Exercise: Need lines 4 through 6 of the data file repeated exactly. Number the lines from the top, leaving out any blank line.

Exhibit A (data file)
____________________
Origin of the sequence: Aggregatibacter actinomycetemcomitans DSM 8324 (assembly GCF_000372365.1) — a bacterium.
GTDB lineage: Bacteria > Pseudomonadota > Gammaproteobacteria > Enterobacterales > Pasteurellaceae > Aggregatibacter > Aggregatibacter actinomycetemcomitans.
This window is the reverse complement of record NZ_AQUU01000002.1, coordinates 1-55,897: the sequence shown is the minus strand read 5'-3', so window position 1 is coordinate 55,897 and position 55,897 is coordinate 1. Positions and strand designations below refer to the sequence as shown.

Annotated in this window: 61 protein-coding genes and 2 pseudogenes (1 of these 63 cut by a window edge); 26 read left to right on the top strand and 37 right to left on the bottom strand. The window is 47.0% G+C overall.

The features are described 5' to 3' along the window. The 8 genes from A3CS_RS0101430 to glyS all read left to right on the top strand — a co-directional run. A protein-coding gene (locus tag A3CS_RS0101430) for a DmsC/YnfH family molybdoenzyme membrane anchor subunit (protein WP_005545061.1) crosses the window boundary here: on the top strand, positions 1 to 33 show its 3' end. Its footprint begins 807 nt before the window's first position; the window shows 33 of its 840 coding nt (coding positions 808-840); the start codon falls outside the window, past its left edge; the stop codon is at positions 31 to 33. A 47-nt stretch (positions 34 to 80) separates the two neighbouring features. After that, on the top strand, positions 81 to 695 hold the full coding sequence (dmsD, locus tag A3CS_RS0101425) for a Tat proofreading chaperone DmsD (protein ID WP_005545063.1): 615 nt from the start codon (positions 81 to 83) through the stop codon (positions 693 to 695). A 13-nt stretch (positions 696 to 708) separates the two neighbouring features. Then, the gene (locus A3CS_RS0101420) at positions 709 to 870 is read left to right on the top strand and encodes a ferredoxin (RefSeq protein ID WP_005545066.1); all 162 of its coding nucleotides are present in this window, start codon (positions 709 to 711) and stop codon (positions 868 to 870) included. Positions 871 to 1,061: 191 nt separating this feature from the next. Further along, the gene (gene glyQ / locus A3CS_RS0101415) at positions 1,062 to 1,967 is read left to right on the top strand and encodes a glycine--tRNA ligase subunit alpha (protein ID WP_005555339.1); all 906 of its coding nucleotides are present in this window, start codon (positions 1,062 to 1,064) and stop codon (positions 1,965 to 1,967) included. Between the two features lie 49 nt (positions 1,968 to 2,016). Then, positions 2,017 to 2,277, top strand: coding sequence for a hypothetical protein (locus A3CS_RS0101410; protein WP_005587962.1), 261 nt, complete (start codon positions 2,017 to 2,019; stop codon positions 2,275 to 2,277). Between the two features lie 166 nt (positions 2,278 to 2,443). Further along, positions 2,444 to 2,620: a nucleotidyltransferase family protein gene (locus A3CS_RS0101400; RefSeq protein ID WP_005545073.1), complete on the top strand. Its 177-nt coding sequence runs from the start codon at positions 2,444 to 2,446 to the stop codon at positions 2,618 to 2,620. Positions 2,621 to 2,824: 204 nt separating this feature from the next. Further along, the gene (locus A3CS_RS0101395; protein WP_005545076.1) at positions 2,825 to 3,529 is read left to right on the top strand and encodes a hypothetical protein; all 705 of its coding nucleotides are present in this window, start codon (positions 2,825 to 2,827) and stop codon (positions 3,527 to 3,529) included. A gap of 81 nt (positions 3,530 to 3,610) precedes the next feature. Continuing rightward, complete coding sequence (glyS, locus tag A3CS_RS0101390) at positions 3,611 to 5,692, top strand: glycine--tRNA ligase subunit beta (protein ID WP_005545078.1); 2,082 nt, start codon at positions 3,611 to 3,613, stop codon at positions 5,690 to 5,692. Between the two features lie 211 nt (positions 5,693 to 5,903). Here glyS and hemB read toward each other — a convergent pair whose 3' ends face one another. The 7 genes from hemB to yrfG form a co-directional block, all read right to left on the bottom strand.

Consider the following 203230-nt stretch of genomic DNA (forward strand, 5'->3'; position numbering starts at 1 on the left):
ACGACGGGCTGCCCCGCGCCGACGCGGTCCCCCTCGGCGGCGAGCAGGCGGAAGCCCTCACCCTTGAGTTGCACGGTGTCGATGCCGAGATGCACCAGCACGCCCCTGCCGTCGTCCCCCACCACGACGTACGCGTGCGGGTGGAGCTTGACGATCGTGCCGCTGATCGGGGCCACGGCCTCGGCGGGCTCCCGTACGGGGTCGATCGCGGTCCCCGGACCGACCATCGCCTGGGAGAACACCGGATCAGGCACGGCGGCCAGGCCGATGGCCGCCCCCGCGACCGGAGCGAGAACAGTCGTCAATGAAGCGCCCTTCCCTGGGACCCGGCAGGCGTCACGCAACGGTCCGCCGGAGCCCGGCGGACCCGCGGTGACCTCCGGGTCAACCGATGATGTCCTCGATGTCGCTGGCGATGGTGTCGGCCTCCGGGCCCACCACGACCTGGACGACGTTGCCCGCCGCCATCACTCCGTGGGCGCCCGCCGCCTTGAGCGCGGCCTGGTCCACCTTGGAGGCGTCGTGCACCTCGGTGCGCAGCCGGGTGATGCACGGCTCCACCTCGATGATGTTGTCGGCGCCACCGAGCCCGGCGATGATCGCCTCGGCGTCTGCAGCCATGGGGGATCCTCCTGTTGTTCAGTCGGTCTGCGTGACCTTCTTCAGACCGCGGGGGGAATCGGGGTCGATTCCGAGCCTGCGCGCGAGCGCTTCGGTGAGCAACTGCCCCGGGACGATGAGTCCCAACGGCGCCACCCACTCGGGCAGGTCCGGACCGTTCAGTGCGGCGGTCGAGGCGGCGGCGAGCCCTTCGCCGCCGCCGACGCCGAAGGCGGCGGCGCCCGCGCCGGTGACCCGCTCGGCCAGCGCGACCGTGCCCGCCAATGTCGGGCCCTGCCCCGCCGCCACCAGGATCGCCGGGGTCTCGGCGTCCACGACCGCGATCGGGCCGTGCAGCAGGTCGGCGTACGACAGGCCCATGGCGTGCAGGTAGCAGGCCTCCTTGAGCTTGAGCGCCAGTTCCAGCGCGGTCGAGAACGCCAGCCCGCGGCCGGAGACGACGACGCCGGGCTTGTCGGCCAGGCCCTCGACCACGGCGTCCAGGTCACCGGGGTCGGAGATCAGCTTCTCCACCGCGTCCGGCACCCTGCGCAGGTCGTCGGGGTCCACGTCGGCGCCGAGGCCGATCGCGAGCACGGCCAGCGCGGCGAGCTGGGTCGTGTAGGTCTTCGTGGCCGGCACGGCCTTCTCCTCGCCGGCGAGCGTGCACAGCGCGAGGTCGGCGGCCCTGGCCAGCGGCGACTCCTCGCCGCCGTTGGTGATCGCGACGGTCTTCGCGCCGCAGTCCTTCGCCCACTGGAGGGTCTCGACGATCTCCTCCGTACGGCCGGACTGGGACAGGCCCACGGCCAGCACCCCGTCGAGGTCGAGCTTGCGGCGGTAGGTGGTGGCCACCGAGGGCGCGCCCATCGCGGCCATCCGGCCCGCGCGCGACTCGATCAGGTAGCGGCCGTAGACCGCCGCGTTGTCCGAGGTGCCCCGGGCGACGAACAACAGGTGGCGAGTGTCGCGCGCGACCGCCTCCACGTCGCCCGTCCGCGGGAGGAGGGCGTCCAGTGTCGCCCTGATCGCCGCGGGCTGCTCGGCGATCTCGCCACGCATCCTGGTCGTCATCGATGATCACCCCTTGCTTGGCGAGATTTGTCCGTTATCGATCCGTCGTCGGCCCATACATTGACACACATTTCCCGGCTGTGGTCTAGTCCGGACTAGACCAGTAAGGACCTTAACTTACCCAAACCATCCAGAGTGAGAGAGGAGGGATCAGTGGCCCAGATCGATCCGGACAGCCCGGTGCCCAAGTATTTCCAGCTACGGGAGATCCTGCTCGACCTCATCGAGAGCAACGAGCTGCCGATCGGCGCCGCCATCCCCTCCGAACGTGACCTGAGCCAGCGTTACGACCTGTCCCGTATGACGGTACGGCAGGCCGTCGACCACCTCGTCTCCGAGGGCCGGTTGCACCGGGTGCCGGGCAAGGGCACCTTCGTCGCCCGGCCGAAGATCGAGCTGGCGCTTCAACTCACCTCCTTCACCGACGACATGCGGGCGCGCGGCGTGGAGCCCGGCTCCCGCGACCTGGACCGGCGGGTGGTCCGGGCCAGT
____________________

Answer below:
Annotated in this window: 61 protein-coding genes and 2 pseudogenes (1 of these 63 cut by a window edge); 26 read left to right on the top strand and 37 right to left on the bottom strand. The window is 47.0% G+C overall.

The features are described 5' to 3' along the window. The 8 genes from A3CS_RS0101430 to glyS all read left to right on the top strand — a co-directional run. A protein-coding gene (locus tag A3CS_RS0101430) for a DmsC/YnfH family molybdoenzyme membrane anchor subunit (protein WP_005545061.1) crosses the window boundary here: on the top strand, positions 1 to 33 show its 3' end. Its footprint begins 807 nt before the window's first position; the window shows 33 of its 840 coding nt (coding positions 808-840); the start codon falls outside the window, past its left edge; the stop codon is at positions 31 to 33. A 47-nt stretch (positions 34 to 80) separates the two neighbouring features. After that, on the top strand, positions 81 to 695 hold the full coding sequence (dmsD, locus tag A3CS_RS0101425) for a Tat proofreading chaperone DmsD (protein ID WP_005545063.1): 615 nt from the start codon (positions 81 to 83) through the stop codon (positions 693 to 695). A 13-nt stretch (positions 696 to 708) separates the two neighbouring features. Then, the gene (locus A3CS_RS0101420) at positions 709 to 870 is read left to right on the top strand and encodes a ferredoxin (RefSeq protein ID WP_005545066.1); all 162 of its coding nucleotides are present in this window, start codon (positions 709 to 711) and stop codon (positions 868 to 870) included. Positions 871 to 1,061: 191 nt separating this feature from the next. Further along, the gene (gene glyQ / locus A3CS_RS0101415) at positions 1,062 to 1,967 is read left to right on the top strand and encodes a glycine--tRNA ligase subunit alpha (protein ID WP_005555339.1); all 906 of its coding nucleotides are present in this window, start codon (positions 1,062 to 1,064) and stop codon (positions 1,965 to 1,967) included. Between the two features lie 49 nt (positions 1,968 to 2,016). Then, positions 2,017 to 2,277, top strand: coding sequence for a hypothetical protein (locus A3CS_RS0101410; protein WP_005587962.1), 261 nt, complete (start codon positions 2,017 to 2,019; stop codon positions 2,275 to 2,277). Between the two features lie 166 nt (positions 2,278 to 2,443). Further along, positions 2,444 to 2,620: a nucleotidyltransferase family protein gene (locus A3CS_RS0101400; RefSeq protein ID WP_005545073.1), complete on the top strand. Its 177-nt coding sequence runs from the start codon at positions 2,444 to 2,446 to the stop codon at positions 2,618 to 2,620. Positions 2,621 to 2,824: 204 nt separating this feature from the next. Further along, the gene (locus A3CS_RS0101395; protein WP_005545076.1) at positions 2,825 to 3,529 is read left to right on the top strand and encodes a hypothetical protein; all 705 of its coding nucleotides are present in this window, start codon (positions 2,825 to 2,827) and stop codon (positions 3,527 to 3,529) included. A gap of 81 nt (positions 3,530 to 3,610) precedes the next feature. Continuing rightward, complete coding sequence (glyS, locus tag A3CS_RS0101390) at positions 3,611 to 5,692, top strand: glycine--tRNA ligase subunit beta (protein ID WP_005545078.1); 2,082 nt, start codon at positions 3,611 to 3,613, stop codon at positions 5,690 to 5,692. Between the two features lie 211 nt (positions 5,693 to 5,903). Here glyS and hemB read toward each other — a convergent pair whose 3' ends face one another. The 7 genes from hemB to yrfG form a co-directional block, all read right to left on the bottom strand.

Consider the following 203230-nt stretch of genomic DNA (forward strand, 5'->3'; position numbering starts at 1 on the left):